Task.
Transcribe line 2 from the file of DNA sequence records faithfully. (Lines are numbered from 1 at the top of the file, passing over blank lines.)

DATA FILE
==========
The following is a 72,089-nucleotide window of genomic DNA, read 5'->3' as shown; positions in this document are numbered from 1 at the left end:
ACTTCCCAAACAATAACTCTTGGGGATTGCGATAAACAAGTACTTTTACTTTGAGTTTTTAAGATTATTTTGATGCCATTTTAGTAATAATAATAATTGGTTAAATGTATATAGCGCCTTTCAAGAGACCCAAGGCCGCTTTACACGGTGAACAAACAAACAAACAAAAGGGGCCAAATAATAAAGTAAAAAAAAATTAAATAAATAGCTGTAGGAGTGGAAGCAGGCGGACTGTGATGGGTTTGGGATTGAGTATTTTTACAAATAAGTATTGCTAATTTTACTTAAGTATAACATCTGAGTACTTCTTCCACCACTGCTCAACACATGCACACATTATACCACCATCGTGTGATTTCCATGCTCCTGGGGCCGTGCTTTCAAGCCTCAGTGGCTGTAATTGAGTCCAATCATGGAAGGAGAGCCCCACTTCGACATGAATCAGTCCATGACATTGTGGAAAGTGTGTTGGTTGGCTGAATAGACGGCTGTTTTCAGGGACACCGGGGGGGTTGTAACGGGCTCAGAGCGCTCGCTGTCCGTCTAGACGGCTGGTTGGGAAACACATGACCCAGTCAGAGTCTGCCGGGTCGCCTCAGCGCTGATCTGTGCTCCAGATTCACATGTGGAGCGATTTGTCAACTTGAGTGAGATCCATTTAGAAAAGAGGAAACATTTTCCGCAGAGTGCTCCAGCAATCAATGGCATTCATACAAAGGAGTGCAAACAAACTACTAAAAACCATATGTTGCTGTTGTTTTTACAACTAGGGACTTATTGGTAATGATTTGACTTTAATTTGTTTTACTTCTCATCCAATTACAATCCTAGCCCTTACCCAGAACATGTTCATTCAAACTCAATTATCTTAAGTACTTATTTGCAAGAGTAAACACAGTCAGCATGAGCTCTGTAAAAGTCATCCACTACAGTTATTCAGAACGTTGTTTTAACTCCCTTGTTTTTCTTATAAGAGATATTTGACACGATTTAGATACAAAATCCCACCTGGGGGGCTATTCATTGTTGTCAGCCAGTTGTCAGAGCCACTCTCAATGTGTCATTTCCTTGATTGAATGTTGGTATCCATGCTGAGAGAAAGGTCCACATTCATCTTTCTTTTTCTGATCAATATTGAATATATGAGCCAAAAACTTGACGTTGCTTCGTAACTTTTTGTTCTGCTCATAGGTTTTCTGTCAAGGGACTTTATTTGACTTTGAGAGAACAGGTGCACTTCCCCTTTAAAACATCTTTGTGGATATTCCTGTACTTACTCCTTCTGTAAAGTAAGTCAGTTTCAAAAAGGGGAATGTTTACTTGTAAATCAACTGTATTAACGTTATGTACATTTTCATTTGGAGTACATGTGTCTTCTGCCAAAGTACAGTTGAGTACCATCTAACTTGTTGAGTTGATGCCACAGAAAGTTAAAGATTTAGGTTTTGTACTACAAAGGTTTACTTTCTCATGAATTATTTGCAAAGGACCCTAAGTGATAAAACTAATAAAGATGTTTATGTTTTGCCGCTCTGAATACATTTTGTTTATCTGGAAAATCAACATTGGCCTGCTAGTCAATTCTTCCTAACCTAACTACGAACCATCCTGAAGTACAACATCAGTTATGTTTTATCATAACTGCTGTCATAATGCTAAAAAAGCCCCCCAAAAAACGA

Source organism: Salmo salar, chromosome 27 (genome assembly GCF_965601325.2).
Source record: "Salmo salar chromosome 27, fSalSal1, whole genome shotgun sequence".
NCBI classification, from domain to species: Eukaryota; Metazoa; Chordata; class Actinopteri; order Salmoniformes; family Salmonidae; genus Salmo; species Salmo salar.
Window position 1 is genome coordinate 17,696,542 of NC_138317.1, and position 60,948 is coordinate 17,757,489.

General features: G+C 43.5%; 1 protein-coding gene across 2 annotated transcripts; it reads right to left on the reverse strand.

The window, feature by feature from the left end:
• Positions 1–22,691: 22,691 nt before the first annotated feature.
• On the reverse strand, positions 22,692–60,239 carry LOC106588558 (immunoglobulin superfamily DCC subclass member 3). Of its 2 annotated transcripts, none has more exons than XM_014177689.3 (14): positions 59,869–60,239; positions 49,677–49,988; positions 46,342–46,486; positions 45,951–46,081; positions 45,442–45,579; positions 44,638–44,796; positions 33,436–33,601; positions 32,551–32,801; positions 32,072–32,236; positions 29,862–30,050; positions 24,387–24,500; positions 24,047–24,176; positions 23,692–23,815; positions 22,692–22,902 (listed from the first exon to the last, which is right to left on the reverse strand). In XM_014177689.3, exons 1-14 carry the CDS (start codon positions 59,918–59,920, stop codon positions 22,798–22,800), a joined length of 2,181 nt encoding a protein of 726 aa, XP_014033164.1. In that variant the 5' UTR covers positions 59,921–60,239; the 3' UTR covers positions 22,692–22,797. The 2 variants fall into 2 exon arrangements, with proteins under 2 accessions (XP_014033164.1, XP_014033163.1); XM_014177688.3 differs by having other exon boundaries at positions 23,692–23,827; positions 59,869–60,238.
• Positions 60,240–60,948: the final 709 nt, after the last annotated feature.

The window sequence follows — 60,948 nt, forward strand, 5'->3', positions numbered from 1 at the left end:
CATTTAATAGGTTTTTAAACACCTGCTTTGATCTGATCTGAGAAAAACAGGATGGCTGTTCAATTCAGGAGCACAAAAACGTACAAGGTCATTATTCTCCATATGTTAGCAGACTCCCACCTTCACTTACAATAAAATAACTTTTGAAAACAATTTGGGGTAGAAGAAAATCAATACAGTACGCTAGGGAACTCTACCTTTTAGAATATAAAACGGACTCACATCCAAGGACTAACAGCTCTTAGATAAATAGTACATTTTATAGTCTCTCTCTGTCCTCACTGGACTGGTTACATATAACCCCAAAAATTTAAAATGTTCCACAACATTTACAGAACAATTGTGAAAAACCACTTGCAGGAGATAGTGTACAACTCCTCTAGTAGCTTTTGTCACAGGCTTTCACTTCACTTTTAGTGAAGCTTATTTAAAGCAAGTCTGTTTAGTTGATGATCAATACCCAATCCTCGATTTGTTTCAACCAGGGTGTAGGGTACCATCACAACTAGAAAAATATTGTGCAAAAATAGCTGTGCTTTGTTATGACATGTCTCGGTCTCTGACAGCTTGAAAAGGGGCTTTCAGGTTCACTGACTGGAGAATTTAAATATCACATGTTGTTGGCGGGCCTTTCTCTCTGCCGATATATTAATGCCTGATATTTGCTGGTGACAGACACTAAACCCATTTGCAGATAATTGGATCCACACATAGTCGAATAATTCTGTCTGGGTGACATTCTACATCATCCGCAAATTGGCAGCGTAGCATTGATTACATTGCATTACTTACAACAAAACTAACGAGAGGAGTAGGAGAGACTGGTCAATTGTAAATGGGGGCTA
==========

ACTTCCCAAACAATAACTCTTGGGGATTGCGATAAACAAGTACTTTTACTTTGAGTTTTTAAGATTATTTTGATGCCATTTTAGTAATAATAATAATTGGTTAAATGTATATAGCGCCTTTCAAGAGACCCAAGGCCGCTTTACACGGTGAACAAACAAACAAACAAAAGGGGCCAAATAATAAAGTAAAAAAAAATTAAATAAATAGCTGTAGGAGTGGAAGCAGGCGGACTGTGATGGGTTTGGGATTGAGTATTTTTACAAATAAGTATTGCTAATTTTACTTAAGTATAACATCTGAGTACTTCTTCCACCACTGCTCAACACATGCACACATTATACCACCATCGTGTGATTTCCATGCTCCTGGGGCCGTGCTTTCAAGCCTCAGTGGCTGTAATTGAGTCCAATCATGGAAGGAGAGCCCCACTTCGACATGAATCAGTCCATGACATTGTGGAAAGTGTGTTGGTTGGCTGAATAGACGGCTGTTTTCAGGGACACCGGGGGGGTTGTAACGGGCTCAGAGCGCTCGCTGTCCGTCTAGACGGCTGGTTGGGAAACACATGACCCAGTCAGAGTCTGCCGGGTCGCCTCAGCGCTGATCTGTGCTCCAGATTCACATGTGGAGCGATTTGTCAACTTGAGTGAGATCCATTTAGAAAAGAGGAAACATTTTCCGCAGAGTGCTCCAGCAATCAATGGCATTCATACAAAGGAGTGCAAACAAACTACTAAAAACCATATGTTGCTGTTGTTTTTACAACTAGGGACTTATTGGTAATGATTTGACTTTAATTTGTTTTACTTCTCATCCAATTACAATCCTAGCCCTTACCCAGAACATGTTCATTCAAACTCAATTATCTTAAGTACTTATTTGCAAGAGTAAACACAGTCAGCATGAGCTCTGTAAAAGTCATCCACTACAGTTATTCAGAACGTTGTTTTAACTCCCTTGTTTTTCTTATAAGAGATATTTGACACGATTTAGATACAAAATCCCACCTGGGGGGCTATTCATTGTTGTCAGCCAGTTGTCAGAGCCACTCTCAATGTGTCATTTCCTTGATTGAATGTTGGTATCCATGCTGAGAGAAAGGTCCACATTCATCTTTCTTTTTCTGATCAATATTGAATATATGAGCCAAAAACTTGACGTTGCTTCGTAACTTTTTGTTCTGCTCATAGGTTTTCTGTCAAGGGACTTTATTTGACTTTGAGAGAACAGGTGCACTTCCCCTTTAAAACATCTTTGTGGATATTCCTGTACTTACTCCTTCTGTAAAGTAAGTCAGTTTCAAAAAGGGGAATGTTTACTTGTAAATCAACTGTATTAACGTTATGTACATTTTCATTTGGAGTACATGTGTCTTCTGCCAAAGTACAGTTGAGTACCATCTAACTTGTTGAGTTGATGCCACAGAAAGTTAAAGATTTAGGTTTTGTACTACAAAGGTTTACTTTCTCATGAATTATTTGCAAAGGACCCTAAGTGATAAAACTAATAAAGATGTTTATGTTTTGCCGCTCTGAATACATTTTGTTTATCTGGAAAATCAACATTGGCCTGCTAGTCAATTCTTCCTAACCTAACTACGAACCATCCTGAAGTACAACATCAGTTATGTTTTATCATAACTGCTGTCATAATGCTAAAAAAGCCCCCCAAAAAACGA